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Getting started: Introduction to the API

After becoming acquainted with uDraw(Graph), you might wish to have a similar user interface for an application program you have developed on your own. Until now, you have been afraid of the cost of such an expensive implementation. Imagine how the user will be able to handle your complicated graph data structure by easily interacting with an elegant and intuitive graph drawing of high quality! How about controlling your application by simply clicking on nodes and edges in a graph visualization? This is the typical scenario where you want to start using the API to plug uDraw(Graph) on top of your application program.

First of all, uDraw(Graph) does not control the structure of a displayed graph. It is a pure visualization system and is unable to alter the graph structure on its own. So unlike usual graph editors (which may take control on the structure of a graph by offering arbitrary creation and removing operations on nodes and edges without any notion about the specific underlying graph semantics), uDraw(Graph) lets your application decide what operations need to be applied when nodes and edges are selected in a visualization or when menus and icons are chosen in a particular context. Therefore the application program has to maintain its own graph data structure in order to be able to send it on demand to uDraw(Graph) for visualization.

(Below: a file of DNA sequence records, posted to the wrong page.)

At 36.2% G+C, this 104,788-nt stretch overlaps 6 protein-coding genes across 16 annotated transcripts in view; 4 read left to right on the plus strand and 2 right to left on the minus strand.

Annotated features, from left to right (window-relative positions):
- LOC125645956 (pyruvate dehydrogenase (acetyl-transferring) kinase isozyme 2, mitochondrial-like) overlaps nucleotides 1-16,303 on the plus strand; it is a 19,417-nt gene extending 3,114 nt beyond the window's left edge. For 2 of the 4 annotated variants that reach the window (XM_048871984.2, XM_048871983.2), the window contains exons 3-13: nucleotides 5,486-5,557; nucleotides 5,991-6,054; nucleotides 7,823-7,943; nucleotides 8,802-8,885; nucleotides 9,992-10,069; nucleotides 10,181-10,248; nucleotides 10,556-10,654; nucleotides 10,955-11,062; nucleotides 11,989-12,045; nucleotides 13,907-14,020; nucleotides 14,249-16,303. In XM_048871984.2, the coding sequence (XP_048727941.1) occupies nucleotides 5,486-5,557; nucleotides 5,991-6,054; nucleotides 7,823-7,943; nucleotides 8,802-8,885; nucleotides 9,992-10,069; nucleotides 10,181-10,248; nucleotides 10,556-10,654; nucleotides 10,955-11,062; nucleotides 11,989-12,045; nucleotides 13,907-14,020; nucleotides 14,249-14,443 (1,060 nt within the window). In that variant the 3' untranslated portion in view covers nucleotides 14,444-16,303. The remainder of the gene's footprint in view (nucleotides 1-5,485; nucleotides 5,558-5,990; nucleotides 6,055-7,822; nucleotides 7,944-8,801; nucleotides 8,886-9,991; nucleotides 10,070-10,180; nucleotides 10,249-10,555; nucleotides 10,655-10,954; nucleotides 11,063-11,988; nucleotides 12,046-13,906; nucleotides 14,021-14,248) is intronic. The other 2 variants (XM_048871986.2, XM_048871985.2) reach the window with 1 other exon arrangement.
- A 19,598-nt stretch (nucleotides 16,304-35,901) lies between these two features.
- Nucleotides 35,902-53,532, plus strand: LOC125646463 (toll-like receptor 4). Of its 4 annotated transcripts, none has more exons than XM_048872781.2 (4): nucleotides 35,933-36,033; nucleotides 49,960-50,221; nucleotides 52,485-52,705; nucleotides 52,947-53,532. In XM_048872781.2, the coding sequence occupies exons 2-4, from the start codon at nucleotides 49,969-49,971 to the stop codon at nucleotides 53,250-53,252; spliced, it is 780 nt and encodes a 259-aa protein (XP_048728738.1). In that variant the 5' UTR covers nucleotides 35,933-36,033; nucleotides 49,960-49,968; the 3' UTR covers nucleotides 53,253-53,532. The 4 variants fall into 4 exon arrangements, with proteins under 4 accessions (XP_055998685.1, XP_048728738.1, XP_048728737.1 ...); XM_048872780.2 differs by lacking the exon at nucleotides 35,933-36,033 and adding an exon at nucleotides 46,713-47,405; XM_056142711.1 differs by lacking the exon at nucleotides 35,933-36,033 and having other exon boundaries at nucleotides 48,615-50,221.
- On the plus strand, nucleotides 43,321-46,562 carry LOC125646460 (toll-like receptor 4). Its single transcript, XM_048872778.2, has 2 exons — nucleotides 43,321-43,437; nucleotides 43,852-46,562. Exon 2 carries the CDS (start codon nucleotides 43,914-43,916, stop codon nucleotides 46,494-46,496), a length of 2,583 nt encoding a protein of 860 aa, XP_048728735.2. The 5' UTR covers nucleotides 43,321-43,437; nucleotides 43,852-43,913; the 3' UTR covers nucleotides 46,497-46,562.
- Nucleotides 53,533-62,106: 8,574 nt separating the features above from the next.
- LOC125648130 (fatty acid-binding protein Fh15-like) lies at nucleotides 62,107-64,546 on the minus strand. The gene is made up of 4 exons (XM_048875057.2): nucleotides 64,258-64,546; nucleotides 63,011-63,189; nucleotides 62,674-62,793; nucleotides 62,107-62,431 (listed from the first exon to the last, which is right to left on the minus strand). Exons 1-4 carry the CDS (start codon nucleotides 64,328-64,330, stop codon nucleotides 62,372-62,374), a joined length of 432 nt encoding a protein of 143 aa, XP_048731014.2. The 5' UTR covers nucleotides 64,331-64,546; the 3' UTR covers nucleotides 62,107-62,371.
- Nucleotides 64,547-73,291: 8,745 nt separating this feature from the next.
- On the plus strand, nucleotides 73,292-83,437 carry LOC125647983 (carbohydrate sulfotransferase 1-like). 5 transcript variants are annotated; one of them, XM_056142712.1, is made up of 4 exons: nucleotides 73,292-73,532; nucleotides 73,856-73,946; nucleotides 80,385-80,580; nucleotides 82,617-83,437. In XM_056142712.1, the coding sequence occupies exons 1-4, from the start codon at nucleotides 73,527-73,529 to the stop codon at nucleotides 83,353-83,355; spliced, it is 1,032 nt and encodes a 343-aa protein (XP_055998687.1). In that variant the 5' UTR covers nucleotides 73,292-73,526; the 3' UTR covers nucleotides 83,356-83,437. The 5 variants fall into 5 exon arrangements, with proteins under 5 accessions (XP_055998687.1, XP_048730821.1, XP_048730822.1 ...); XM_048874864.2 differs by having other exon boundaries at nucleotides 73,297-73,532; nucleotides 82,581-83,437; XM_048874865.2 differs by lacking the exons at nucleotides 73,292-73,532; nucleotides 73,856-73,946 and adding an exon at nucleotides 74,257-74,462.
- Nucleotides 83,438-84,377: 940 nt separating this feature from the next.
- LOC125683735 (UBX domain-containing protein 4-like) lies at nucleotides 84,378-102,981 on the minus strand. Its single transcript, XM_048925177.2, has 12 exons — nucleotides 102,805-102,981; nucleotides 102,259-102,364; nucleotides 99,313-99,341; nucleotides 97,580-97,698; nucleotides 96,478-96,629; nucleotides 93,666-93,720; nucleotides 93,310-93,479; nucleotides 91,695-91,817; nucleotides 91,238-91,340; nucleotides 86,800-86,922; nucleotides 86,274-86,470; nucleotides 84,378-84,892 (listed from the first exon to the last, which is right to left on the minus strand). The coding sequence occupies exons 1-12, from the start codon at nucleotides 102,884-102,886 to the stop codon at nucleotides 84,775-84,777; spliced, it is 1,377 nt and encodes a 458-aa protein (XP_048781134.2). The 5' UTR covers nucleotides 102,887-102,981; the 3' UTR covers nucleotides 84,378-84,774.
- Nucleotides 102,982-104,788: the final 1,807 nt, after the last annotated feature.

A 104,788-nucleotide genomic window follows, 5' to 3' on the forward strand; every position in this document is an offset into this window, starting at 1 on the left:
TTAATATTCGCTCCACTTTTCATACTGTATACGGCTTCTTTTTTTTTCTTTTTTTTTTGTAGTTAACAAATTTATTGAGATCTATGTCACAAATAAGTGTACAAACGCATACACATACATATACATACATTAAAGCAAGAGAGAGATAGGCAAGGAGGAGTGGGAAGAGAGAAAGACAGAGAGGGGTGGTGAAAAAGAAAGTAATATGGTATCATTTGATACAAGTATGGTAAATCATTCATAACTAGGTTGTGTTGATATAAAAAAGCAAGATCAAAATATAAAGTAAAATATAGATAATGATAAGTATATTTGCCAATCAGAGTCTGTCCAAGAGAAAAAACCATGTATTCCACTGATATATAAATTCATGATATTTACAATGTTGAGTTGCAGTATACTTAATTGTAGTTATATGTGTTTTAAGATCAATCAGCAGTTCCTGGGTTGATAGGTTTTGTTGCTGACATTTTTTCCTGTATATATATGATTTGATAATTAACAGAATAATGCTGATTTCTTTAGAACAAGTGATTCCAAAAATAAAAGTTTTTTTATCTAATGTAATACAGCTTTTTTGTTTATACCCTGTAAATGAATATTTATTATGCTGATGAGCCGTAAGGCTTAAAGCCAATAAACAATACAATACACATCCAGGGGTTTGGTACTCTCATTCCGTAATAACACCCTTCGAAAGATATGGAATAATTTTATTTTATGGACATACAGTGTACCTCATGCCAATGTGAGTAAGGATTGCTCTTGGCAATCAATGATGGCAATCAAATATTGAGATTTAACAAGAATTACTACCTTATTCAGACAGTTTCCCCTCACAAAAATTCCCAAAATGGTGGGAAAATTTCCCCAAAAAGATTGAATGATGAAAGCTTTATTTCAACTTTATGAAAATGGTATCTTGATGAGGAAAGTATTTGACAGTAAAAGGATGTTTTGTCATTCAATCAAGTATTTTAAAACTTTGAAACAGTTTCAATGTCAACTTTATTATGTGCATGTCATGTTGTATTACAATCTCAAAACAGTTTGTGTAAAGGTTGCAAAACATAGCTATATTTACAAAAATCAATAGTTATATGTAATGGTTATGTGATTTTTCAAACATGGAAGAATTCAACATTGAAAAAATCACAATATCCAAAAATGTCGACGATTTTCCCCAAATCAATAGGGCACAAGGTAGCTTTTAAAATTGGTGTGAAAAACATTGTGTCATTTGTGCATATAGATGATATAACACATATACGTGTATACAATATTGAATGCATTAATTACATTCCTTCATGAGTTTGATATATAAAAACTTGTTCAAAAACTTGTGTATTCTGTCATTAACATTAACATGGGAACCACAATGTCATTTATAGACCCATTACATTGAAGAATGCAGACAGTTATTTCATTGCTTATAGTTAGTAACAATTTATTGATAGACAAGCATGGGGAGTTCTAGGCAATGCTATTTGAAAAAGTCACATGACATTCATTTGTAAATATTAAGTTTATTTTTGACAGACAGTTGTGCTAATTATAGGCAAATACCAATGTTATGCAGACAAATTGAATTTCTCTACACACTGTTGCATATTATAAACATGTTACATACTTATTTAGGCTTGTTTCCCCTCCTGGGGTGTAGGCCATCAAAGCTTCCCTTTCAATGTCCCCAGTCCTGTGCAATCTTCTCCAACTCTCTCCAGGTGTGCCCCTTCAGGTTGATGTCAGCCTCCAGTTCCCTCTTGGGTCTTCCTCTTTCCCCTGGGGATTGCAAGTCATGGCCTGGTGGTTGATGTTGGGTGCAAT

It is a primary concept of the uDraw(Graph) architecture to have two levels of responsibility:

  • The visualization layer (uDraw(Graph)), responsible for graphical representation, but without permission to manipulate the graph structure on its own.
  • The application layer (some program connected to the API) which decides what to do if an operation that modifies the graph structure should be applied.

The following figure illustrates the data flow between an application program and uDraw(Graph):

API data flow
API data flow

An application is connected with the uDraw(Graph) API using two communication channels: One to send commands (e.g. graphs) and one to receive the answers (e.g. events). With API commands, the application is able to initiate virtually any uDraw(Graph) operation, for example sending graphs for visualization or attaching additional dialog elements (i.e. menus and icons) to the uDraw(Graph) user interface. Afterwards, the application has to wait for answers from the API. These are events triggered by user interaction in the base windows. By being informed about these events, the application can decide about the particular operations that have to be applied on its own local graph data structure. For example, if the user has selected a node before invoking an application menu named "Delete Node" (added to the uDraw(Graph) user interface by the application before), then the application can decide from the events that the user is asking to remove the selected node. After carrying out the required operation on its own data structure, the application has to send the new graph (or an incremental update) to the API in order to renew the graph visualization.